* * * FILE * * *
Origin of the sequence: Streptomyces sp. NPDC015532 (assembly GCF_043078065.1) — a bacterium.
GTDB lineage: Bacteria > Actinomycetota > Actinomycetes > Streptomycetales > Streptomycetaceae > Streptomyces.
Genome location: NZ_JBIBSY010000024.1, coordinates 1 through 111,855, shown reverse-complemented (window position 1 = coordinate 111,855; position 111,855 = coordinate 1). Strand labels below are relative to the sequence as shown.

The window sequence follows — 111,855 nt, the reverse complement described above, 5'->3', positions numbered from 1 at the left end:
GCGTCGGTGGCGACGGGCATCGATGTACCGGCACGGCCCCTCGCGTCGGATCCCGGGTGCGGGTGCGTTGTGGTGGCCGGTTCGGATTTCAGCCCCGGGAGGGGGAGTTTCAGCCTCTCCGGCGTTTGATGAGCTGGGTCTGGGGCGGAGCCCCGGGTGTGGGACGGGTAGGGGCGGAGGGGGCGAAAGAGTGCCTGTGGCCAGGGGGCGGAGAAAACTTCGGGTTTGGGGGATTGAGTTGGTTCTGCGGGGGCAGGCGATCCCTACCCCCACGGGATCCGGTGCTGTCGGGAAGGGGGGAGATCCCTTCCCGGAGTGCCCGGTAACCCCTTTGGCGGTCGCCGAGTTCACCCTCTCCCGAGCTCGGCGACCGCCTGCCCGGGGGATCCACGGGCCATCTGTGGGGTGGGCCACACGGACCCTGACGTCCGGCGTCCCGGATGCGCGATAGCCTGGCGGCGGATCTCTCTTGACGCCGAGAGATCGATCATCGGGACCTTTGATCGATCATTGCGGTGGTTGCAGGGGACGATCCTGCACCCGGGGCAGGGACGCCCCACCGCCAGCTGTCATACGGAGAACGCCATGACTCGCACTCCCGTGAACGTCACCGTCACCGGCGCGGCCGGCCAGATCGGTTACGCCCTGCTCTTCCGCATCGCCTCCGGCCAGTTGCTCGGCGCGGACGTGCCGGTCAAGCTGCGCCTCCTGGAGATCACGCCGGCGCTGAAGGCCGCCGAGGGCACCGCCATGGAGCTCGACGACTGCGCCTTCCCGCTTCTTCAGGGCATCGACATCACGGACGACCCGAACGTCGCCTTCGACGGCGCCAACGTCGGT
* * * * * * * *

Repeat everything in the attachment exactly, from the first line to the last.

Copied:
Origin of the sequence: Streptomyces sp. NPDC015532 (assembly GCF_043078065.1) — a bacterium.
GTDB lineage: Bacteria > Actinomycetota > Actinomycetes > Streptomycetales > Streptomycetaceae > Streptomyces.
Genome location: NZ_JBIBSY010000024.1, coordinates 1 through 111,855, shown reverse-complemented (window position 1 = coordinate 111,855; position 111,855 = coordinate 1). Strand labels below are relative to the sequence as shown.

The window sequence follows — 111,855 nt, the reverse complement described above, 5'->3', positions numbered from 1 at the left end:
GCGTCGGTGGCGACGGGCATCGATGTACCGGCACGGCCCCTCGCGTCGGATCCCGGGTGCGGGTGCGTTGTGGTGGCCGGTTCGGATTTCAGCCCCGGGAGGGGGAGTTTCAGCCTCTCCGGCGTTTGATGAGCTGGGTCTGGGGCGGAGCCCCGGGTGTGGGACGGGTAGGGGCGGAGGGGGCGAAAGAGTGCCTGTGGCCAGGGGGCGGAGAAAACTTCGGGTTTGGGGGATTGAGTTGGTTCTGCGGGGGCAGGCGATCCCTACCCCCACGGGATCCGGTGCTGTCGGGAAGGGGGGAGATCCCTTCCCGGAGTGCCCGGTAACCCCTTTGGCGGTCGCCGAGTTCACCCTCTCCCGAGCTCGGCGACCGCCTGCCCGGGGGATCCACGGGCCATCTGTGGGGTGGGCCACACGGACCCTGACGTCCGGCGTCCCGGATGCGCGATAGCCTGGCGGCGGATCTCTCTTGACGCCGAGAGATCGATCATCGGGACCTTTGATCGATCATTGCGGTGGTTGCAGGGGACGATCCTGCACCCGGGGCAGGGACGCCCCACCGCCAGCTGTCATACGGAGAACGCCATGACTCGCACTCCCGTGAACGTCACCGTCACCGGCGCGGCCGGCCAGATCGGTTACGCCCTGCTCTTCCGCATCGCCTCCGGCCAGTTGCTCGGCGCGGACGTGCCGGTCAAGCTGCGCCTCCTGGAGATCACGCCGGCGCTGAAGGCCGCCGAGGGCACCGCCATGGAGCTCGACGACTGCGCCTTCCCGCTTCTTCAGGGCATCGACATCACGGACGACCCGAACGTCGCCTTCGACGGCGCCAACGTCGGT